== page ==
In keeping with our commitment to be fully transparent and to regularly communicate our usage of these dollars (we provided detail of how the funds were spent from 2014-2015 last year, which is also included in the attached Report), we would like to provide you with the following information, which was provided in detail to each contributor in the first quarter of 2017.  NACUSO spent the following amounts from the Advocacy funds during 2016:

$24,000     Dollar Associates, LLC - paid for advocacy work with Congress and NCUA on CUSO issues
$24,000     Messick & Lauer, P.C. - paid for advocacy work with NCUA and meetings with Congress on CUSO issues
$   718     Travel to Washington DC for meetings with Congress and NCUA
$48,718    Total amount spent influencing Congress and NCUA for favorable CUSO environment

The remaining funds, out of the total $273,000 in combined contributions, equal $110,323.  This represents the balance in Restricted Cash as of 12-31-16, as per the NACUSO Advocacy and Legal Fund Analysis report (click link below).

The NACUSO Board and its Legislative & Regulatory Advocacy Committee is continuing to prioritize the advocacy of a regulatory environment that is pro-CUSO and pro-collaboration within our industry.  NACUSO needs your support for this initiative and to accomplish its purposes.  While strategies may change over time based upon circumstances and opportunities to advance the cause of CUSOs, the necessity for funding of such initiatives is essential if NACUSO is going to remain in a position to impact the decision-making process for CUSOs and the credit unions that invest in, or utilize them.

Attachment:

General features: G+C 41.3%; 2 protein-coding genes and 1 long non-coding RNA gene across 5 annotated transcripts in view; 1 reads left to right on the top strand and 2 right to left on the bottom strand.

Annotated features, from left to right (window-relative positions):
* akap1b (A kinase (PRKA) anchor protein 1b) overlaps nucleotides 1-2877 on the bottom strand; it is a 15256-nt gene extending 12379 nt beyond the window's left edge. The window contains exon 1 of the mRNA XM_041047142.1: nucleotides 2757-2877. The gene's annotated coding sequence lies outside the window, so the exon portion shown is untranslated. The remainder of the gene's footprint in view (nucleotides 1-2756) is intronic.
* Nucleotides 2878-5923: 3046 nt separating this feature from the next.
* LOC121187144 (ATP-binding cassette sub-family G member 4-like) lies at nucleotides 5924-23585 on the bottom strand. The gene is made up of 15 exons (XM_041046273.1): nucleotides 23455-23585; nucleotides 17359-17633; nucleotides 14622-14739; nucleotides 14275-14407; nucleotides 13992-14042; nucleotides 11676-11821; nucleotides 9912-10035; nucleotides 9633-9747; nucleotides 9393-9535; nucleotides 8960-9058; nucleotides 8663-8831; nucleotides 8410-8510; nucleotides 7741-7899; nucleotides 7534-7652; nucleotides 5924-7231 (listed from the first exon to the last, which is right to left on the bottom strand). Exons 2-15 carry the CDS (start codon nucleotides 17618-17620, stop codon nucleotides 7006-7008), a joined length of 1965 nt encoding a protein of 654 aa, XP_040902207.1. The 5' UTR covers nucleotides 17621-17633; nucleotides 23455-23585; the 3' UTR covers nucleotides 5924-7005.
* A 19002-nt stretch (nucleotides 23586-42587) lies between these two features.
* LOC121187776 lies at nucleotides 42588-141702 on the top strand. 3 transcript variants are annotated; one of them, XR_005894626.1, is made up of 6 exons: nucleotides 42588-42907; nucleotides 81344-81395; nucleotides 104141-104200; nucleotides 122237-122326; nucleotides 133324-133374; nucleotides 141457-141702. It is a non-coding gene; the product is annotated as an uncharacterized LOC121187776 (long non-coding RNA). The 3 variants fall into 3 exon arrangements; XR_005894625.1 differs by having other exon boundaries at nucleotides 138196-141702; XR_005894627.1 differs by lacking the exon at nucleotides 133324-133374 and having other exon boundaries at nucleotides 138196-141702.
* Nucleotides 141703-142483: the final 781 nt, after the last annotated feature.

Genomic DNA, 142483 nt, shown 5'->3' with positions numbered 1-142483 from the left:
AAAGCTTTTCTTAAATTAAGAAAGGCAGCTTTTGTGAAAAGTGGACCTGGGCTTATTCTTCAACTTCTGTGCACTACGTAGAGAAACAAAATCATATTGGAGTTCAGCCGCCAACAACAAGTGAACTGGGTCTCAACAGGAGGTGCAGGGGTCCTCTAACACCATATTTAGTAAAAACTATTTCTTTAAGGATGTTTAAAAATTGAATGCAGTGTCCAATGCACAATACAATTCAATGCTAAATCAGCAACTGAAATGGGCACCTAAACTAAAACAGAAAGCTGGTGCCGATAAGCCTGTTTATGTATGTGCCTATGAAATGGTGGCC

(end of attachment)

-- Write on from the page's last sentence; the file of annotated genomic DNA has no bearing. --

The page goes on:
Click to Contribute

For a summary of how NACUSO has worked to maintain an environment that is supportive of collaborative investment, the following report entitled NACUSO Working For You (see below) provides a summary of the work we have done on your behalf.  To capsulize some of its key points, a summary of what we feel are the NACUSO “wins” this past year are:

  • Effectively opposing the costly extension of Vendor Authority to NCUA.
  • Worked with NCUA on the revised MBL Rule.
  • Advocating for the expansion of CUSO powers to originate loans credit unions are authorized to make, to help bring scale and expertise benefits to credit unions in all loan categories.
  • Encouraged NCUA to be transparent in its budget and rule making including the OTR calculation.
  • Working with NCUA to minimize adverse impact of the CUSO Registry and to correct the acknowledgements initially in the Registry.